More Problems for Marion True and the Getty


The New York Times reports this morning that the Getty Museum has unilaterally decided to break off talks with the Italian Culture Ministry, and return 26 artifacts to Italy. Italy still wants the return of 27 other objects. One of the works is this piece, “Table Support in the Shape of Griffins Attacking a Doe”, dating from the 4th Century BC. The background for these negotiations is the trial of former Getty Curator Marion True and art dealer Robert Hecht in Rome. If Italy is still unsatisfied with the Getty’s decision to repatriate only some of the antiquities, they may try to put pressure on Federal Prosecutors to bring charges against True in the US under the National Stolen Property Act (NSPA).

Greek authorities have decided to follow their Italian counterparts, and have decided to bring charges against True as well, as reported by Reuters. This might be related to the Greek seizures on the Greek Islands known as the Small Cyclades, which took place in April of this year. I discussed them earlier here.

Despite True’s resignation, her aggressive acquisition policy still seems to be causing problems for the Getty, the richest art institution in the world. Italy and Greece are attempting to send a powerful message with these trials: dealing in unprovenanced antiquities will not be tolerated. It remains to be seen though if a conviction will take place in either trial.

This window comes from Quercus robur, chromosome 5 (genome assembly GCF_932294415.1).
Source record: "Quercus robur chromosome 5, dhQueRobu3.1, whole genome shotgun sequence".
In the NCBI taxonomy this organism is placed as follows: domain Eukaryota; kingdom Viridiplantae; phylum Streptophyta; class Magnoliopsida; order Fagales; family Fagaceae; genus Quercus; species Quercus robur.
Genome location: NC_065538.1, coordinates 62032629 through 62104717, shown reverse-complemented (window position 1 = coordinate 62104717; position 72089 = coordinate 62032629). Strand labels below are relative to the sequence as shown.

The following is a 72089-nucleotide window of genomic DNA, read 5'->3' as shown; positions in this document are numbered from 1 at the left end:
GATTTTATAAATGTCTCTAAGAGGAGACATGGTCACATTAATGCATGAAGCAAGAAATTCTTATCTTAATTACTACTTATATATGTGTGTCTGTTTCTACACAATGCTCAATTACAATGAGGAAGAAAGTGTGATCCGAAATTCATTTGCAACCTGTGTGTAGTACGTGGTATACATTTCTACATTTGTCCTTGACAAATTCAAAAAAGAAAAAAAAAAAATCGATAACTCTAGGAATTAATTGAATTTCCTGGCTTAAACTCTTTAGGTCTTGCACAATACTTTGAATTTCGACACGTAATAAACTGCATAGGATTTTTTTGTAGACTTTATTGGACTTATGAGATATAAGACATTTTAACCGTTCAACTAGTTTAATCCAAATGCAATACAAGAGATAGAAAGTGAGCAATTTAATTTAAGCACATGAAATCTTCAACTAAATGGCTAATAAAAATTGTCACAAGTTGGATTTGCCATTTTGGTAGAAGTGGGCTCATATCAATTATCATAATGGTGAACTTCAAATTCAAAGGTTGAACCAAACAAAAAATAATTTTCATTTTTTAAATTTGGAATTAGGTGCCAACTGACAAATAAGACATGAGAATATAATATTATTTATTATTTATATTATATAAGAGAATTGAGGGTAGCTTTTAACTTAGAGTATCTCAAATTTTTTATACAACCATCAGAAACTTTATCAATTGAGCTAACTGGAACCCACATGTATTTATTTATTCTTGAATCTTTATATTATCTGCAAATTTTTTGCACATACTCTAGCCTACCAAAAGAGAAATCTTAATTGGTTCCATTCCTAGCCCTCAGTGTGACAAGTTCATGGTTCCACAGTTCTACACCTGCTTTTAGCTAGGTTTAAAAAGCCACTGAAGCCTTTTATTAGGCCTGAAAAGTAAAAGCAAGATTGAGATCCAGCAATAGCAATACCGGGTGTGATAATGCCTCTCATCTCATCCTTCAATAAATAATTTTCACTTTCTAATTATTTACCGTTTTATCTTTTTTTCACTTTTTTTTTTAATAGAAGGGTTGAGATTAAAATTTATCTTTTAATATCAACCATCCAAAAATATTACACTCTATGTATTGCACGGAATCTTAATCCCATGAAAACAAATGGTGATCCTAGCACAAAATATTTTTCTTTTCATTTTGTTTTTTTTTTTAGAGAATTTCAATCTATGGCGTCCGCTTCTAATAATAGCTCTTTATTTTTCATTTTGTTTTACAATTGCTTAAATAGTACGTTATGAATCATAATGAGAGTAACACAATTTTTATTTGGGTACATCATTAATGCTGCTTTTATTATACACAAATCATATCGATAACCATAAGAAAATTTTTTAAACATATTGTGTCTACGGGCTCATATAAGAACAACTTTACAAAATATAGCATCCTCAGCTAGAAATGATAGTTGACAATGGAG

Questions or Comments? Email me at derek.fincham@gmail.com

Greek Investigation


I’m a bit late on this story, but on Tuesday, the Greek Culture Minister, George Voulgarakis issued a statement calling an antiquities ring investigation one of the most “complex in recent memory”. The bust came on the small island of Schinoussa, pictured here. It’s one of many islands in the Aegean, which has historically had some notoriety for being a haven for pirates and other criminals.

The original discovery came in April of this year. There are indications that this investigation may have some links to the trial of Marion True, who is on trial in Rome on charges of conspiring to traffic in stolen antiquities. The raid turned up a wealth of objects, including the ancient, early Christian, and byzantine eras. The owner of the villa is Despina Papadimitriou, a member of a prominent Greek shipping family whose late brother, Christos Michailidis, was an antiquities dealer. Another house was searched, on a neighboring island,which was owned by Marion True.

The outcome of this investigation remains to be seen. However, it does reiterate, at least anecdotally, the size of the illicit market in antiquities.

Questions or Comments? Email me at derek.fincham@gmail.com